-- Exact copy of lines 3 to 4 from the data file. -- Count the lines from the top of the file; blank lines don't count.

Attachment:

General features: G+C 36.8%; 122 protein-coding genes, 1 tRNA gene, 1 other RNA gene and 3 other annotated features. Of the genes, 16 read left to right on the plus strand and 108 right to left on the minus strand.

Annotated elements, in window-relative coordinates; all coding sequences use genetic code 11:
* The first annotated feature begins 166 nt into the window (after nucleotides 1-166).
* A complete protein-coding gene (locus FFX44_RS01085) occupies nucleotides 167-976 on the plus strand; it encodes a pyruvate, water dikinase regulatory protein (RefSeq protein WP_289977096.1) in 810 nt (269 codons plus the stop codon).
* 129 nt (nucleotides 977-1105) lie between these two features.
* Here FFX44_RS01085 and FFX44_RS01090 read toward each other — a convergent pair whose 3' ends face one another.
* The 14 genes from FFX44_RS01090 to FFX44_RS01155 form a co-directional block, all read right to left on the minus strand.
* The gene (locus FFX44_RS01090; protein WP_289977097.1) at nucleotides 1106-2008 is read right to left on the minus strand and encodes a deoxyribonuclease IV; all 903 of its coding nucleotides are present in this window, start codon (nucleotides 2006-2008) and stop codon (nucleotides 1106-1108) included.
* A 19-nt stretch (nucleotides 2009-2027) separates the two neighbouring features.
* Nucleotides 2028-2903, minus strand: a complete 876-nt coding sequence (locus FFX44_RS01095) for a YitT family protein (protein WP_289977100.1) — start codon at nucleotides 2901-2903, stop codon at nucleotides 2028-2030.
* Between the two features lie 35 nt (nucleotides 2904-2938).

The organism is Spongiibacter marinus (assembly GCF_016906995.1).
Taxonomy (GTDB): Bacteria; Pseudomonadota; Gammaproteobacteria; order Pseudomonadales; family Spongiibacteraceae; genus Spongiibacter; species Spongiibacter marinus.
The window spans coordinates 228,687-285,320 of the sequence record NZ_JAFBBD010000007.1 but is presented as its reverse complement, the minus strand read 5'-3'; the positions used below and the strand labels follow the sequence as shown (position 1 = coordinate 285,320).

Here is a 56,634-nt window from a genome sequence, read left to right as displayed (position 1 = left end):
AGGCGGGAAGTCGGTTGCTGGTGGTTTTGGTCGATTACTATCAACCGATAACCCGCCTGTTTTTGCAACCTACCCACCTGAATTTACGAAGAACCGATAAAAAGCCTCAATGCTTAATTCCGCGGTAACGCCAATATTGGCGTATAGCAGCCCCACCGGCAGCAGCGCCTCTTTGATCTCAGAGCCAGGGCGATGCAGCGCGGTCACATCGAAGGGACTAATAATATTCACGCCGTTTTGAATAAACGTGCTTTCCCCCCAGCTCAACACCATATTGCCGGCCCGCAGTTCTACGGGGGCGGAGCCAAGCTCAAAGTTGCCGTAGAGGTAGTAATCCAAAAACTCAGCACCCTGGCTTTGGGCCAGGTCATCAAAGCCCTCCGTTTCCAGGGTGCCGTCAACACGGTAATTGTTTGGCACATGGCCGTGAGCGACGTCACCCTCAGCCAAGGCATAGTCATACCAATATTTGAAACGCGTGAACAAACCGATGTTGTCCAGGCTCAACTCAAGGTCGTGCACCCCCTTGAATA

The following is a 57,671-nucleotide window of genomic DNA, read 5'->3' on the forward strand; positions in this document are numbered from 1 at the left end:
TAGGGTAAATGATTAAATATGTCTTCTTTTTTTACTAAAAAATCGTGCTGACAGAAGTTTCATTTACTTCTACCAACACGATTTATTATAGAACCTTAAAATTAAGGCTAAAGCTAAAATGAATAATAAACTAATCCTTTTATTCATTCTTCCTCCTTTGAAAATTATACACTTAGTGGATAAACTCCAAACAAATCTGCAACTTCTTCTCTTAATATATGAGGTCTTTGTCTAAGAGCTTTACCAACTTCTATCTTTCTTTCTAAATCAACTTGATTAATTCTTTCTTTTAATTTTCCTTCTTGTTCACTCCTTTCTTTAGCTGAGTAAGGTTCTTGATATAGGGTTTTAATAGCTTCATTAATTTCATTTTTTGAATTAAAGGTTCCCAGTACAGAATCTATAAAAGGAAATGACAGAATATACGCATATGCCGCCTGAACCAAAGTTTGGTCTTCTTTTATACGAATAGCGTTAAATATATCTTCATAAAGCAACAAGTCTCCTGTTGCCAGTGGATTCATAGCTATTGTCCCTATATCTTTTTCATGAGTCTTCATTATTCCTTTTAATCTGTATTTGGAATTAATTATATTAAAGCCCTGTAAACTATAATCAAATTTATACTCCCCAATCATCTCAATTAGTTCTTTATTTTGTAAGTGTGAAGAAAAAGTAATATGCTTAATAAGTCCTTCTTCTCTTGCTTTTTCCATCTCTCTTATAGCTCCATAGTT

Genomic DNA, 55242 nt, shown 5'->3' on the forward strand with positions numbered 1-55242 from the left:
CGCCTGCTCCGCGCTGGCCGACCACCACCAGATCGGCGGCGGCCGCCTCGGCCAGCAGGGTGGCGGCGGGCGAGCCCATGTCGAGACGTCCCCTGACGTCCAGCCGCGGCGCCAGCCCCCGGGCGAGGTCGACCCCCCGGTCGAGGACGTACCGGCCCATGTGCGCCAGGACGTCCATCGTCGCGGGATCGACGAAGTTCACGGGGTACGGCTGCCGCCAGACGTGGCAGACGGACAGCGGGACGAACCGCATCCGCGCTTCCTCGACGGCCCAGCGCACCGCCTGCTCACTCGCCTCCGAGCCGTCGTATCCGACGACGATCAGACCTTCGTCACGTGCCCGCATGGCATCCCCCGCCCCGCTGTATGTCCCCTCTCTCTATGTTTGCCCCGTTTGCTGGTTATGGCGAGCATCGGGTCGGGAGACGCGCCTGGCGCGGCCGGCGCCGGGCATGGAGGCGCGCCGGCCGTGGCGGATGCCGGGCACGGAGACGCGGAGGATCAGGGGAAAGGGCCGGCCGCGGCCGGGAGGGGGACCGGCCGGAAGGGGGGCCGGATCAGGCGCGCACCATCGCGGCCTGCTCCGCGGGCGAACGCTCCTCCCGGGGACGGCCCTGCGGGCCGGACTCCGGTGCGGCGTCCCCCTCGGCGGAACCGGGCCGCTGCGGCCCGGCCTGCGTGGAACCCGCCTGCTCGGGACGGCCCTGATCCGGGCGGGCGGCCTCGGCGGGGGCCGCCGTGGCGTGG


* The first annotated feature begins 166 nt into the window (after nucleotides 1-166).
* A complete protein-coding gene (locus FFX44_RS01085) occupies nucleotides 167-976 on the plus strand; it encodes a pyruvate, water dikinase regulatory protein (RefSeq protein WP_289977096.1) in 810 nt (269 codons plus the stop codon).